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Political uncertainty prevents infrastructure progress

The UK is far from delivering the transformational upgrades it needs despite promising improvements to infrastructure policy, according to the latest CBI/URS Infrastructure Survey.

It found that in key areas of competitiveness such as energy and transport, 67% and 57% of businesses respectively expect infrastructure to worsen over the next five years.

Respondents saw the UK’s infrastructure as internationally weak - lagging behind Australasia, North America and the EU - and with little improvement since the first survey in 2011.

This comes despite more than two-thirds of infrastructure providers saying that they viewed government policies such as the UK Guarantee Scheme and pro-growth planning reforms as positive developments.

Such policies are seen as having increased the attractiveness of the UK as a place to invest in infrastructure over the course of this parliament.

When asked what stood in the way of progress, 96% of respondents said political uncertainty was discouraging investment and 93% identified political rhetoric as a problem, as it damaged confidence in the markets.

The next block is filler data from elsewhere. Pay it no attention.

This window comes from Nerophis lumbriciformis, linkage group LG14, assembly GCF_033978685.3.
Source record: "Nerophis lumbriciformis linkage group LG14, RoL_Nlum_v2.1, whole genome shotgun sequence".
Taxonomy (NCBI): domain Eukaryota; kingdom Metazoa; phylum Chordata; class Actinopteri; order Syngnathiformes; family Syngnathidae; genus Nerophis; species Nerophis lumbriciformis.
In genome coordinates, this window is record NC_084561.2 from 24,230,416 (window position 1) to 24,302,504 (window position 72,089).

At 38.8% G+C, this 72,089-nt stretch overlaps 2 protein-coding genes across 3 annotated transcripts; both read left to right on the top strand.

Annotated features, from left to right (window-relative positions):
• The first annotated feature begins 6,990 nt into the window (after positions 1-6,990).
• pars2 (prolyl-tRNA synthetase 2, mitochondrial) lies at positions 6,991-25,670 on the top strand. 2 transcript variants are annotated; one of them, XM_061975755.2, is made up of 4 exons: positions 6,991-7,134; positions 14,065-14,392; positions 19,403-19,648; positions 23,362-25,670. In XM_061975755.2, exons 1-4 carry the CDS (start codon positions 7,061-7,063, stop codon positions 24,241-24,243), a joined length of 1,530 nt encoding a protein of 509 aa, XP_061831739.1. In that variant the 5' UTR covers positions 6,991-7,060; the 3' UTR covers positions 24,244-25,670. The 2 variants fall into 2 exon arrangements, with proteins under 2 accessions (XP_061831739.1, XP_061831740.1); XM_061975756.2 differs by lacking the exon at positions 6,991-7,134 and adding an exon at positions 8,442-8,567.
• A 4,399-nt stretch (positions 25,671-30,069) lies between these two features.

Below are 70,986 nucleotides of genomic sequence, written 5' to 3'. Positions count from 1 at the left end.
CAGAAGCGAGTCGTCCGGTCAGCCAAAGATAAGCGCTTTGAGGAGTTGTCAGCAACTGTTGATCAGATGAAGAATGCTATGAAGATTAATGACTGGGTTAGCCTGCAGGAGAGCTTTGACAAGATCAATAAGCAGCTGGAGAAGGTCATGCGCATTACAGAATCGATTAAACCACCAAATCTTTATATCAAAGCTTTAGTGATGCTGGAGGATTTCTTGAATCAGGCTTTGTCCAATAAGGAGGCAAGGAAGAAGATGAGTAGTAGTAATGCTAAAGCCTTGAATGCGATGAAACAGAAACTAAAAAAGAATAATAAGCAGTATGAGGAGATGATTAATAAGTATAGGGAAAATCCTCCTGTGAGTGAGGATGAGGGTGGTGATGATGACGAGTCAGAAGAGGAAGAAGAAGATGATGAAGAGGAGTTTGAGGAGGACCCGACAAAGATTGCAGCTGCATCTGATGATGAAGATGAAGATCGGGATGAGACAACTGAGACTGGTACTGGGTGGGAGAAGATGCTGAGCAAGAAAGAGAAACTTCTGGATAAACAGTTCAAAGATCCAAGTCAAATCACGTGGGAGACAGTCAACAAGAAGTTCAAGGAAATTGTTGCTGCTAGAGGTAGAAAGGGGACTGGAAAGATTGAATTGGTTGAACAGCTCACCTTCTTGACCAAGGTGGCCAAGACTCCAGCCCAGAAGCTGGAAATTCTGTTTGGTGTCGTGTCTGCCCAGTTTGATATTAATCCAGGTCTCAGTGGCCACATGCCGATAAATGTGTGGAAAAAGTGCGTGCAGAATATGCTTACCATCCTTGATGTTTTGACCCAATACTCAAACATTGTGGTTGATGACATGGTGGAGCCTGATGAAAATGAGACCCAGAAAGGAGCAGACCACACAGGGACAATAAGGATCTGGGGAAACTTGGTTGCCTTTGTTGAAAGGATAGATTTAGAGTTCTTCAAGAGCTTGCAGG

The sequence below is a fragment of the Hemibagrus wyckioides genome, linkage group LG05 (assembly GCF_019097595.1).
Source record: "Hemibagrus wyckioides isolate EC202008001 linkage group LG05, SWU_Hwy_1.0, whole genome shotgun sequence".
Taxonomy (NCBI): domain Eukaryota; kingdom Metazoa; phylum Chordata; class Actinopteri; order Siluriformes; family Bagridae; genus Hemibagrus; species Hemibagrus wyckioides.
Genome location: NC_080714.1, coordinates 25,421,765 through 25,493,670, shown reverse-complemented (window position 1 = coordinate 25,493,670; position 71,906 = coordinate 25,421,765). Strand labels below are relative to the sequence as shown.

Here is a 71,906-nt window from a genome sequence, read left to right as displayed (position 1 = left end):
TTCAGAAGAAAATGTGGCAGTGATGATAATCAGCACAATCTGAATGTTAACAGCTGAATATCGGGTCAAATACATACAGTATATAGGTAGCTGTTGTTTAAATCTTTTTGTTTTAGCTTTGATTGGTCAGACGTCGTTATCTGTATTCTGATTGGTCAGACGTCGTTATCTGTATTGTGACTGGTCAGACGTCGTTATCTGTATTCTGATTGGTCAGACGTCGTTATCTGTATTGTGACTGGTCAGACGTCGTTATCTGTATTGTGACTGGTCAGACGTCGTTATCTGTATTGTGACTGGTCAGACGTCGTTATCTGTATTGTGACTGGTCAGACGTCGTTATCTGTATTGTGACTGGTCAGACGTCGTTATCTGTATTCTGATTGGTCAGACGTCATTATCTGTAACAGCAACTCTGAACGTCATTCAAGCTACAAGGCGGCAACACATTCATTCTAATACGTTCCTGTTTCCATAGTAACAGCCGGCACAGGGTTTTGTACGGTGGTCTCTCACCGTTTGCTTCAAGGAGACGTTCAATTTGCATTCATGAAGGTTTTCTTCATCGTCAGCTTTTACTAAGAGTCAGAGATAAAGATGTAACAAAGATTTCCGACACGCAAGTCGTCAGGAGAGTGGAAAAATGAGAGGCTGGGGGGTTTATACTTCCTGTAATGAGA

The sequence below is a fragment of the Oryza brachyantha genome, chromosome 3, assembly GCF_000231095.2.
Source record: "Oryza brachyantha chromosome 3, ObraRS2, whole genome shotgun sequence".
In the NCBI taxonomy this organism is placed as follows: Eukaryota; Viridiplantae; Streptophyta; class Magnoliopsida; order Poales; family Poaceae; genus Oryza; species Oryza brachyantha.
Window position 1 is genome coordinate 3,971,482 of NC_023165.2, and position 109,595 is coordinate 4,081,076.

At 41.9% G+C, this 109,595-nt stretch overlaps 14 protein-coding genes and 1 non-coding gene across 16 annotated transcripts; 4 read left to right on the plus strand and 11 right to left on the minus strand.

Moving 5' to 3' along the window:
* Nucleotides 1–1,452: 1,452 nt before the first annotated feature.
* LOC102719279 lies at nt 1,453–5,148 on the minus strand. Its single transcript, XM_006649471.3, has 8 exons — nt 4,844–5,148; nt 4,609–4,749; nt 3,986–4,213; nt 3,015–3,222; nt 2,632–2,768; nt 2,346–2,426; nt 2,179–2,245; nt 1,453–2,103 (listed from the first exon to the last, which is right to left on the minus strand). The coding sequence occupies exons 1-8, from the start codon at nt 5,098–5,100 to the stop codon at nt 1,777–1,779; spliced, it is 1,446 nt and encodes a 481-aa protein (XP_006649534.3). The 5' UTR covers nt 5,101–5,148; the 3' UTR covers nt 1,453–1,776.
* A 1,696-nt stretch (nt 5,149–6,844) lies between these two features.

To tackle this the survey found overwhelming support for the creation of an independent infrastructure commission (89%), as recommended by Sir John Armitt, to help determine what the UK needs and when it needs it.

CBI deputy director-general Katja Hall said: “Where hard decisions have been taken on issues like energy, populist political rhetoric threatens to send us backwards. Just recently the National Grid warned that spare capacity margins are at the lowest level in seven years, so building up investor confidence couldn’t be more important.”

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